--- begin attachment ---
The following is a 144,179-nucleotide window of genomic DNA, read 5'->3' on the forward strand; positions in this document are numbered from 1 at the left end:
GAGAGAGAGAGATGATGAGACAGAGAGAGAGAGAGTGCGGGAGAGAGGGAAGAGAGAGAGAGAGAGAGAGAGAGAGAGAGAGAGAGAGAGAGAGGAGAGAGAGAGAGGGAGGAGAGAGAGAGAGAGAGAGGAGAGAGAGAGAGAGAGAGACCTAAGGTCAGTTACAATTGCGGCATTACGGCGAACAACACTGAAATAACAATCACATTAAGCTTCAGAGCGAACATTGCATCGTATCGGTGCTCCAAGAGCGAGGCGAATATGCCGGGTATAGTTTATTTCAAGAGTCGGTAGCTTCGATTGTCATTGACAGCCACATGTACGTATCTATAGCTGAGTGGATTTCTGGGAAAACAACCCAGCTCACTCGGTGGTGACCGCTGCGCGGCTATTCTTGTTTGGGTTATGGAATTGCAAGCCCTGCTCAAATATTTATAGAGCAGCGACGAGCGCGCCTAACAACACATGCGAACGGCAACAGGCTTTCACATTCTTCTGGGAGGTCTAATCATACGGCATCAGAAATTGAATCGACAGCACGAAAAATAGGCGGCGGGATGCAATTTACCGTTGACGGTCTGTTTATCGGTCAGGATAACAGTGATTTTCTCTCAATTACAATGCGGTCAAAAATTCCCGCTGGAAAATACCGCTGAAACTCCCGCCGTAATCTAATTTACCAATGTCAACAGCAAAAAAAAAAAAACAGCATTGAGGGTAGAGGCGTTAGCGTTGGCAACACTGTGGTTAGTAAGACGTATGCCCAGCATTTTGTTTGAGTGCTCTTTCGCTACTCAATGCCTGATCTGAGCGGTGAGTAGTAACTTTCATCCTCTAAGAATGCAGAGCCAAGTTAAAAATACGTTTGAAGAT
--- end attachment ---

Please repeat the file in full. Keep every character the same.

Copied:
The following is a 144,179-nucleotide window of genomic DNA, read 5'->3' on the forward strand; positions in this document are numbered from 1 at the left end:
GAGAGAGAGAGATGATGAGACAGAGAGAGAGAGAGTGCGGGAGAGAGGGAAGAGAGAGAGAGAGAGAGAGAGAGAGAGAGAGAGAGAGAGAGAGGAGAGAGAGAGAGGGAGGAGAGAGAGAGAGAGAGAGGAGAGAGAGAGAGAGAGAGACCTAAGGTCAGTTACAATTGCGGCATTACGGCGAACAACACTGAAATAACAATCACATTAAGCTTCAGAGCGAACATTGCATCGTATCGGTGCTCCAAGAGCGAGGCGAATATGCCGGGTATAGTTTATTTCAAGAGTCGGTAGCTTCGATTGTCATTGACAGCCACATGTACGTATCTATAGCTGAGTGGATTTCTGGGAAAACAACCCAGCTCACTCGGTGGTGACCGCTGCGCGGCTATTCTTGTTTGGGTTATGGAATTGCAAGCCCTGCTCAAATATTTATAGAGCAGCGACGAGCGCGCCTAACAACACATGCGAACGGCAACAGGCTTTCACATTCTTCTGGGAGGTCTAATCATACGGCATCAGAAATTGAATCGACAGCACGAAAAATAGGCGGCGGGATGCAATTTACCGTTGACGGTCTGTTTATCGGTCAGGATAACAGTGATTTTCTCTCAATTACAATGCGGTCAAAAATTCCCGCTGGAAAATACCGCTGAAACTCCCGCCGTAATCTAATTTACCAATGTCAACAGCAAAAAAAAAAAAACAGCATTGAGGGTAGAGGCGTTAGCGTTGGCAACACTGTGGTTAGTAAGACGTATGCCCAGCATTTTGTTTGAGTGCTCTTTCGCTACTCAATGCCTGATCTGAGCGGTGAGTAGTAACTTTCATCCTCTAAGAATGCAGAGCCAAGTTAAAAATACGTTTGAAGAT